significantly affected by further euro area developments.

- EU accession countries in the CEE would, to varying degrees,
   also be affected by further euro area shocks.

- While the economies in the EU's Eastern Neighbourhood are the
   least exposed compared with the other two groups, they would
   nevertheless be affected by euro area shocks, despite the
   absence of the comprehensive integration frameworks that are
   available to EU and accession countries.

Debt ratings currently assigned to sovereign governments covered
by this report reflect Moody's current economic forecast for the
euro area, which calls for a slight contraction in 2012 and weak
recovery next year. Although not Moody's central scenario, this
report suggests that a deep and prolonged contraction in the euro
area following an intensification of the current crisis would
likely have negative rating implications for some countries in
the CEE region and possibly in the CIS. Rating implications
arising from such a situation would ultimately be a function of
each country's shock absorption capacity, fiscal position and
debt profile, as well as the effectiveness of the country's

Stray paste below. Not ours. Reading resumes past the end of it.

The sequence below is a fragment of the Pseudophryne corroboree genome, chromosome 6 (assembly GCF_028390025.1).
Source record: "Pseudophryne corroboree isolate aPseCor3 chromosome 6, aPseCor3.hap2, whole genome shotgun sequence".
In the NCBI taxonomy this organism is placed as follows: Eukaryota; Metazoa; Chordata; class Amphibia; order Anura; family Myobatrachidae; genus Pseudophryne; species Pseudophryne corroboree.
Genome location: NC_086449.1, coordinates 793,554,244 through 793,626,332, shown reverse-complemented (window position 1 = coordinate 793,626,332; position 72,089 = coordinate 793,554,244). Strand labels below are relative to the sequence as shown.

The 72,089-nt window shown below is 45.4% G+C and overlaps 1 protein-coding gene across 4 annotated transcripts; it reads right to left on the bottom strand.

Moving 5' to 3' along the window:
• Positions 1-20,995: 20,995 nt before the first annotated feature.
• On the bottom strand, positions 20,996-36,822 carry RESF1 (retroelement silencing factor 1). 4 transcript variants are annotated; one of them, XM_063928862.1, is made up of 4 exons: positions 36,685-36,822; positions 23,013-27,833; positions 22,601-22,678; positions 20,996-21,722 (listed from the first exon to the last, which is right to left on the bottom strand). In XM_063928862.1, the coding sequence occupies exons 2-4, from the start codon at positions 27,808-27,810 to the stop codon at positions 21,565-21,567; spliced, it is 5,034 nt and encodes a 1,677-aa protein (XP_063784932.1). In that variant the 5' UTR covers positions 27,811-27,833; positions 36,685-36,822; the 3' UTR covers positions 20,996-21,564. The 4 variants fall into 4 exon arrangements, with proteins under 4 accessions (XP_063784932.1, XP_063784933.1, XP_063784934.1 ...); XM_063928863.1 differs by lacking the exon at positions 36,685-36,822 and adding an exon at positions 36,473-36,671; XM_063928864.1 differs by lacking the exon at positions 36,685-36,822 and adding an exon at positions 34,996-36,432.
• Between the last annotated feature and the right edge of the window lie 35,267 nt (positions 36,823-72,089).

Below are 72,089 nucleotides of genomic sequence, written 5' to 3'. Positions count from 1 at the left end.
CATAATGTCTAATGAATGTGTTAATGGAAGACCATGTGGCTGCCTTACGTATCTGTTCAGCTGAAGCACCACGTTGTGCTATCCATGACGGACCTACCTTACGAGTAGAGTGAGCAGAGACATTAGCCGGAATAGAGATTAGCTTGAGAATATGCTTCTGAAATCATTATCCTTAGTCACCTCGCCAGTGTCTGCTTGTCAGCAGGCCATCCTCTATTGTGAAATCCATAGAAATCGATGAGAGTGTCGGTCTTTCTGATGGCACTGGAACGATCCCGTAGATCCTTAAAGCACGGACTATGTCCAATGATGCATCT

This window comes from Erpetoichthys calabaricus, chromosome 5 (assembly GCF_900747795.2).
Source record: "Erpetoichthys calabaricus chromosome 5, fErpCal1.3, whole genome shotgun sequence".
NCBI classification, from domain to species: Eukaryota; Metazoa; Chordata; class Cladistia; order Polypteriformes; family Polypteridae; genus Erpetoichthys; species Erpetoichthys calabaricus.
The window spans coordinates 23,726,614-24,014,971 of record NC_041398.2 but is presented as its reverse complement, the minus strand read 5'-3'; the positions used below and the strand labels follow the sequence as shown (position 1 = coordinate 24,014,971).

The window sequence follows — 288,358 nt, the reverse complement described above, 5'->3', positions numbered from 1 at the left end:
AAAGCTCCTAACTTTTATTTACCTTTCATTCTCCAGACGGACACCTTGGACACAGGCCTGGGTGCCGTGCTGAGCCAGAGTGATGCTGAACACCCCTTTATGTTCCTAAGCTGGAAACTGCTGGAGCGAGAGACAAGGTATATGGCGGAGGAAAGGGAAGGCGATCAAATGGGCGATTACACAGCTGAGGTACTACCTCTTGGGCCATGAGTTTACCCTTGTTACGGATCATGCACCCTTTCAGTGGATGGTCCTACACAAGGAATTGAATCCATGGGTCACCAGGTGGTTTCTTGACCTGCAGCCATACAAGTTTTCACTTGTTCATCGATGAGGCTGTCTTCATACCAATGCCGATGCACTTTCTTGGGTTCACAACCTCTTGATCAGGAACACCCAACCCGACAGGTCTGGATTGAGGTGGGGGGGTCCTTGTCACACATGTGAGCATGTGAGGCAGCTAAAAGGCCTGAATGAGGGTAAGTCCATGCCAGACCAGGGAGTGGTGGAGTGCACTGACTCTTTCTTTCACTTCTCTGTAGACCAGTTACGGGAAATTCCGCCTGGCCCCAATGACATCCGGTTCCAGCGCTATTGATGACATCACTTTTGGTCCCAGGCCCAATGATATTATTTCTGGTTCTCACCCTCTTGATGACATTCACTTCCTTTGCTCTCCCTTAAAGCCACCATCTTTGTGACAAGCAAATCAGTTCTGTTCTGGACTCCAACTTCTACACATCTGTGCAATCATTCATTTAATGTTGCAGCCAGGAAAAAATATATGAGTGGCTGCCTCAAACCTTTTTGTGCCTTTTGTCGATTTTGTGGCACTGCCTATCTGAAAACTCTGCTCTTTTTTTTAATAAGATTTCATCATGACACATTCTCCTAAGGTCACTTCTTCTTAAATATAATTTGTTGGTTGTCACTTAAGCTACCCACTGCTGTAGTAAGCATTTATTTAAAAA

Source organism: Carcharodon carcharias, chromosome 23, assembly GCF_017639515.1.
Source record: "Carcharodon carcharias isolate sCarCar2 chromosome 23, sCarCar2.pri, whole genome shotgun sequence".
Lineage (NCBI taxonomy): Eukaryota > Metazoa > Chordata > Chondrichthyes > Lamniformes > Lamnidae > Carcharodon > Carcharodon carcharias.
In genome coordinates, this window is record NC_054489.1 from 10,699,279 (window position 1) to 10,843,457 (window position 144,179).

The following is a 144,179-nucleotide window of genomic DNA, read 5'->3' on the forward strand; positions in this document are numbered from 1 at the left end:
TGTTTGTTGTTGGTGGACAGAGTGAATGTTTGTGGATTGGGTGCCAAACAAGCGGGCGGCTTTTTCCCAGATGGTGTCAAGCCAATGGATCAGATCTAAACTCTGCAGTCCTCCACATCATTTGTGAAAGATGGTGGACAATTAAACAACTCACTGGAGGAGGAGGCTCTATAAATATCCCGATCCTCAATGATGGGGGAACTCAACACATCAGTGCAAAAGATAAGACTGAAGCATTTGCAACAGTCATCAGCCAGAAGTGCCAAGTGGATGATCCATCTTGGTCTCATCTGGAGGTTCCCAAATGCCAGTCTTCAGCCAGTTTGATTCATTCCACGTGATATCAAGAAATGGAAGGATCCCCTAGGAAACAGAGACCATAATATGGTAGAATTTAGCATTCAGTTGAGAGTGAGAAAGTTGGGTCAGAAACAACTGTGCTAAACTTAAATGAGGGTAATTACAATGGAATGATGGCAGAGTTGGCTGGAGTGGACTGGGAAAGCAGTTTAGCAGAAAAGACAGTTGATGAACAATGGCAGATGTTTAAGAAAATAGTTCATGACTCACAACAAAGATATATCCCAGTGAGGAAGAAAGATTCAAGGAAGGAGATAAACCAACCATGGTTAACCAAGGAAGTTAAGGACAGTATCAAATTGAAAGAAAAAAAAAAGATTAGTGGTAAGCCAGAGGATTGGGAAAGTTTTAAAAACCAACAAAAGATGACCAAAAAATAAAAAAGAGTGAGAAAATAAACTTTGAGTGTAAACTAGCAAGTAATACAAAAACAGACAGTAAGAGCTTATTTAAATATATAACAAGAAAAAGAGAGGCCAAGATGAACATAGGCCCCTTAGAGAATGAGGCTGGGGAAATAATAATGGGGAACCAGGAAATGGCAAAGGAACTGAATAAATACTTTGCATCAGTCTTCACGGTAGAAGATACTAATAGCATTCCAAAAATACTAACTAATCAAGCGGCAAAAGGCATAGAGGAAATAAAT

policy response to manage the economic and financial pressures
that would arise from a severe economic disruption in the euro
area.


* BOOK REVIEW: John Hood's The Heroic Enterprise
------------------------------------------------
Author: John Hood
Publisher: Beard Books, Washington, D.C. 2004
(reprint of book published by The Free Press/Division of Simon
and Schuster in 1996).
246+xx pages
Price: $34.95 trade paper
ISBN 1-58798-246-3

Hood writes as a counterbalance to ideas that business should be
expected to contribute to the common good along the lines of
charities, say, or public health.  He writes too against the
highly partisan, pernicious perspective that business activity is
antisocial and disruptive which at times gains some degree of
credibility.

Critiques of business have been around as long as commerce and
business have been around.  These come usually from religious or
political zealots seeking dictatorial hold over all significant
kinds of human activity and enterprise.  In this work, Hood aims
to counterbalance latter-day versions of such critiques arising
in American society.  The counterculture, antiestablishment 1960s